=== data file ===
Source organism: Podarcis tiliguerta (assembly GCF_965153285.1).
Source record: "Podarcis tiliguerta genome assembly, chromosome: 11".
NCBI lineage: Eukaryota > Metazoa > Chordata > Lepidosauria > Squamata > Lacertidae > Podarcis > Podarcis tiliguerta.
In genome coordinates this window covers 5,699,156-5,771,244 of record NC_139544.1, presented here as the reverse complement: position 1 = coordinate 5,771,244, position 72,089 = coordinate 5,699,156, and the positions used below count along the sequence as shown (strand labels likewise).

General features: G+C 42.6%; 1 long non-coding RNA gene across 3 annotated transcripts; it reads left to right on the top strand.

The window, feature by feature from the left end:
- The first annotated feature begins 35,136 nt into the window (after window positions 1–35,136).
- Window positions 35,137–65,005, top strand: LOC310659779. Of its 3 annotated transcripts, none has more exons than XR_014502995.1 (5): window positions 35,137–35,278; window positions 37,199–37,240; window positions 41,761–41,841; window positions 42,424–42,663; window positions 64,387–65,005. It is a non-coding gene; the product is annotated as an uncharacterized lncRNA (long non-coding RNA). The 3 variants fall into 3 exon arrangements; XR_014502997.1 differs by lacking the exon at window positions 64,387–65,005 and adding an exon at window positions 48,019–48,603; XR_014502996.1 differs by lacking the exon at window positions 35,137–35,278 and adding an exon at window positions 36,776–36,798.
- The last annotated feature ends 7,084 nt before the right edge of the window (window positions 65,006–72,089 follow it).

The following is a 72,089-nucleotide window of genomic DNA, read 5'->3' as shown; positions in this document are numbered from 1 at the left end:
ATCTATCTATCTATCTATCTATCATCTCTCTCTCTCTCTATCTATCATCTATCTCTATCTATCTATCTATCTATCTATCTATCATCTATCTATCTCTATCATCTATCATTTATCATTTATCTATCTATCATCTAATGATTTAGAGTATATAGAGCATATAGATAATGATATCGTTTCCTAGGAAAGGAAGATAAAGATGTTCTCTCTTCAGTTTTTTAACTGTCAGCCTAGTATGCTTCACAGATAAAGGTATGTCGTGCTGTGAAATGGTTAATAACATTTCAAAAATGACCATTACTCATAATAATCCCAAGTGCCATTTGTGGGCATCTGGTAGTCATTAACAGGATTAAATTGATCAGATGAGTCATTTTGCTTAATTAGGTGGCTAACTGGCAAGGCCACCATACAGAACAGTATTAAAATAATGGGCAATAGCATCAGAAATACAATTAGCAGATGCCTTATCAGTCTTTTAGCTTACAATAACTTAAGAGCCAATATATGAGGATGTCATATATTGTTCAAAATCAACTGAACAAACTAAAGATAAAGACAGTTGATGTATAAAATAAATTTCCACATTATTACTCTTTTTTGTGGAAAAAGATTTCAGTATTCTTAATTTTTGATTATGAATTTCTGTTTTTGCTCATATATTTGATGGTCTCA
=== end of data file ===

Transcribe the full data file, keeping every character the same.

Source organism: Podarcis tiliguerta (assembly GCF_965153285.1).
Source record: "Podarcis tiliguerta genome assembly, chromosome: 11".
NCBI lineage: Eukaryota > Metazoa > Chordata > Lepidosauria > Squamata > Lacertidae > Podarcis > Podarcis tiliguerta.
In genome coordinates this window covers 5,699,156-5,771,244 of record NC_139544.1, presented here as the reverse complement: position 1 = coordinate 5,771,244, position 72,089 = coordinate 5,699,156, and the positions used below count along the sequence as shown (strand labels likewise).

General features: G+C 42.6%; 1 long non-coding RNA gene across 3 annotated transcripts; it reads left to right on the top strand.

The window, feature by feature from the left end:
- The first annotated feature begins 35,136 nt into the window (after window positions 1–35,136).
- Window positions 35,137–65,005, top strand: LOC310659779. Of its 3 annotated transcripts, none has more exons than XR_014502995.1 (5): window positions 35,137–35,278; window positions 37,199–37,240; window positions 41,761–41,841; window positions 42,424–42,663; window positions 64,387–65,005. It is a non-coding gene; the product is annotated as an uncharacterized lncRNA (long non-coding RNA). The 3 variants fall into 3 exon arrangements; XR_014502997.1 differs by lacking the exon at window positions 64,387–65,005 and adding an exon at window positions 48,019–48,603; XR_014502996.1 differs by lacking the exon at window positions 35,137–35,278 and adding an exon at window positions 36,776–36,798.
- The last annotated feature ends 7,084 nt before the right edge of the window (window positions 65,006–72,089 follow it).

The following is a 72,089-nucleotide window of genomic DNA, read 5'->3' as shown; positions in this document are numbered from 1 at the left end:
ATCTATCTATCTATCTATCTATCATCTCTCTCTCTCTCTATCTATCATCTATCTCTATCTATCTATCTATCTATCTATCTATCATCTATCTATCTCTATCATCTATCATTTATCATTTATCTATCTATCATCTAATGATTTAGAGTATATAGAGCATATAGATAATGATATCGTTTCCTAGGAAAGGAAGATAAAGATGTTCTCTCTTCAGTTTTTTAACTGTCAGCCTAGTATGCTTCACAGATAAAGGTATGTCGTGCTGTGAAATGGTTAATAACATTTCAAAAATGACCATTACTCATAATAATCCCAAGTGCCATTTGTGGGCATCTGGTAGTCATTAACAGGATTAAATTGATCAGATGAGTCATTTTGCTTAATTAGGTGGCTAACTGGCAAGGCCACCATACAGAACAGTATTAAAATAATGGGCAATAGCATCAGAAATACAATTAGCAGATGCCTTATCAGTCTTTTAGCTTACAATAACTTAAGAGCCAATATATGAGGATGTCATATATTGTTCAAAATCAACTGAACAAACTAAAGATAAAGACAGTTGATGTATAAAATAAATTTCCACATTATTACTCTTTTTTGTGGAAAAAGATTTCAGTATTCTTAATTTTTGATTATGAATTTCTGTTTTTGCTCATATATTTGATGGTCTCA